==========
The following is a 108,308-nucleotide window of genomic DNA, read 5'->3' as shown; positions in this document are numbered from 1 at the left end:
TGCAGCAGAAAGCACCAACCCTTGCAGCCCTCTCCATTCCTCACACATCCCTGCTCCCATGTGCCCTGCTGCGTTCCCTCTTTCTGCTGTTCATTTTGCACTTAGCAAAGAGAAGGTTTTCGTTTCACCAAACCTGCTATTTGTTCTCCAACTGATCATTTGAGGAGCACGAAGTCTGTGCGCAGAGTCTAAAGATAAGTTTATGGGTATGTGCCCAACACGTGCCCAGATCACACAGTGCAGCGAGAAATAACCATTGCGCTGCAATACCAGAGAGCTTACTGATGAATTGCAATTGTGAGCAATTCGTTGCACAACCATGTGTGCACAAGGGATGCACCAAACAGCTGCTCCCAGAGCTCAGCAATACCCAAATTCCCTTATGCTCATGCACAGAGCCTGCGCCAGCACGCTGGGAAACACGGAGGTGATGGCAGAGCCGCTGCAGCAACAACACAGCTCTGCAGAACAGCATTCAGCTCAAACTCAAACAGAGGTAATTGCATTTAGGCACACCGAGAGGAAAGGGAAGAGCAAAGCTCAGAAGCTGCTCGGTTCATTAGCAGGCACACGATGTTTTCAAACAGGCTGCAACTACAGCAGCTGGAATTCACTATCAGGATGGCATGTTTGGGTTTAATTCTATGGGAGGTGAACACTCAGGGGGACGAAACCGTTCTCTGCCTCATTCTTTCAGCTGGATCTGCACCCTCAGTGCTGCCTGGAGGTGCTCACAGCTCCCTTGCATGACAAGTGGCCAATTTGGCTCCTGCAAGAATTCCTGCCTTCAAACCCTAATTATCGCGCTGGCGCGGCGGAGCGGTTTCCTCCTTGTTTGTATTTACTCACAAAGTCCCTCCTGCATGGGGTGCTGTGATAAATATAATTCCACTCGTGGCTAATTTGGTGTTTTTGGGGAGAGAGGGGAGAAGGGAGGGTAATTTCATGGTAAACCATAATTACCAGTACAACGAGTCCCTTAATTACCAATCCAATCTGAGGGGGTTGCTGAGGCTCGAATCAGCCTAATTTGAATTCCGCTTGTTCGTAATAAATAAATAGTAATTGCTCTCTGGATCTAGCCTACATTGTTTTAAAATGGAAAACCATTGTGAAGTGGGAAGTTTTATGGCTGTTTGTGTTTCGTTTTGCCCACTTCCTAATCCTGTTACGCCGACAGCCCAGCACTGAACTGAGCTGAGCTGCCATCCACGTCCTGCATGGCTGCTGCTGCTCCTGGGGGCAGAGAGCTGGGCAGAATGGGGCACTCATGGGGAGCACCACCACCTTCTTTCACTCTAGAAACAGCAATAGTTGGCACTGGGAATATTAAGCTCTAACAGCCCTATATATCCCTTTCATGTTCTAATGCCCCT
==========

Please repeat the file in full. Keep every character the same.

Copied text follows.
The following is a 108,308-nucleotide window of genomic DNA, read 5'->3' as shown; positions in this document are numbered from 1 at the left end:
TGCAGCAGAAAGCACCAACCCTTGCAGCCCTCTCCATTCCTCACACATCCCTGCTCCCATGTGCCCTGCTGCGTTCCCTCTTTCTGCTGTTCATTTTGCACTTAGCAAAGAGAAGGTTTTCGTTTCACCAAACCTGCTATTTGTTCTCCAACTGATCATTTGAGGAGCACGAAGTCTGTGCGCAGAGTCTAAAGATAAGTTTATGGGTATGTGCCCAACACGTGCCCAGATCACACAGTGCAGCGAGAAATAACCATTGCGCTGCAATACCAGAGAGCTTACTGATGAATTGCAATTGTGAGCAATTCGTTGCACAACCATGTGTGCACAAGGGATGCACCAAACAGCTGCTCCCAGAGCTCAGCAATACCCAAATTCCCTTATGCTCATGCACAGAGCCTGCGCCAGCACGCTGGGAAACACGGAGGTGATGGCAGAGCCGCTGCAGCAACAACACAGCTCTGCAGAACAGCATTCAGCTCAAACTCAAACAGAGGTAATTGCATTTAGGCACACCGAGAGGAAAGGGAAGAGCAAAGCTCAGAAGCTGCTCGGTTCATTAGCAGGCACACGATGTTTTCAAACAGGCTGCAACTACAGCAGCTGGAATTCACTATCAGGATGGCATGTTTGGGTTTAATTCTATGGGAGGTGAACACTCAGGGGGACGAAACCGTTCTCTGCCTCATTCTTTCAGCTGGATCTGCACCCTCAGTGCTGCCTGGAGGTGCTCACAGCTCCCTTGCATGACAAGTGGCCAATTTGGCTCCTGCAAGAATTCCTGCCTTCAAACCCTAATTATCGCGCTGGCGCGGCGGAGCGGTTTCCTCCTTGTTTGTATTTACTCACAAAGTCCCTCCTGCATGGGGTGCTGTGATAAATATAATTCCACTCGTGGCTAATTTGGTGTTTTTGGGGAGAGAGGGGAGAAGGGAGGGTAATTTCATGGTAAACCATAATTACCAGTACAACGAGTCCCTTAATTACCAATCCAATCTGAGGGGGTTGCTGAGGCTCGAATCAGCCTAATTTGAATTCCGCTTGTTCGTAATAAATAAATAGTAATTGCTCTCTGGATCTAGCCTACATTGTTTTAAAATGGAAAACCATTGTGAAGTGGGAAGTTTTATGGCTGTTTGTGTTTCGTTTTGCCCACTTCCTAATCCTGTTACGCCGACAGCCCAGCACTGAACTGAGCTGAGCTGCCATCCACGTCCTGCATGGCTGCTGCTGCTCCTGGGGGCAGAGAGCTGGGCAGAATGGGGCACTCATGGGGAGCACCACCACCTTCTTTCACTCTAGAAACAGCAATAGTTGGCACTGGGAATATTAAGCTCTAACAGCCCTATATATCCCTTTCATGTTCTAATGCCCCT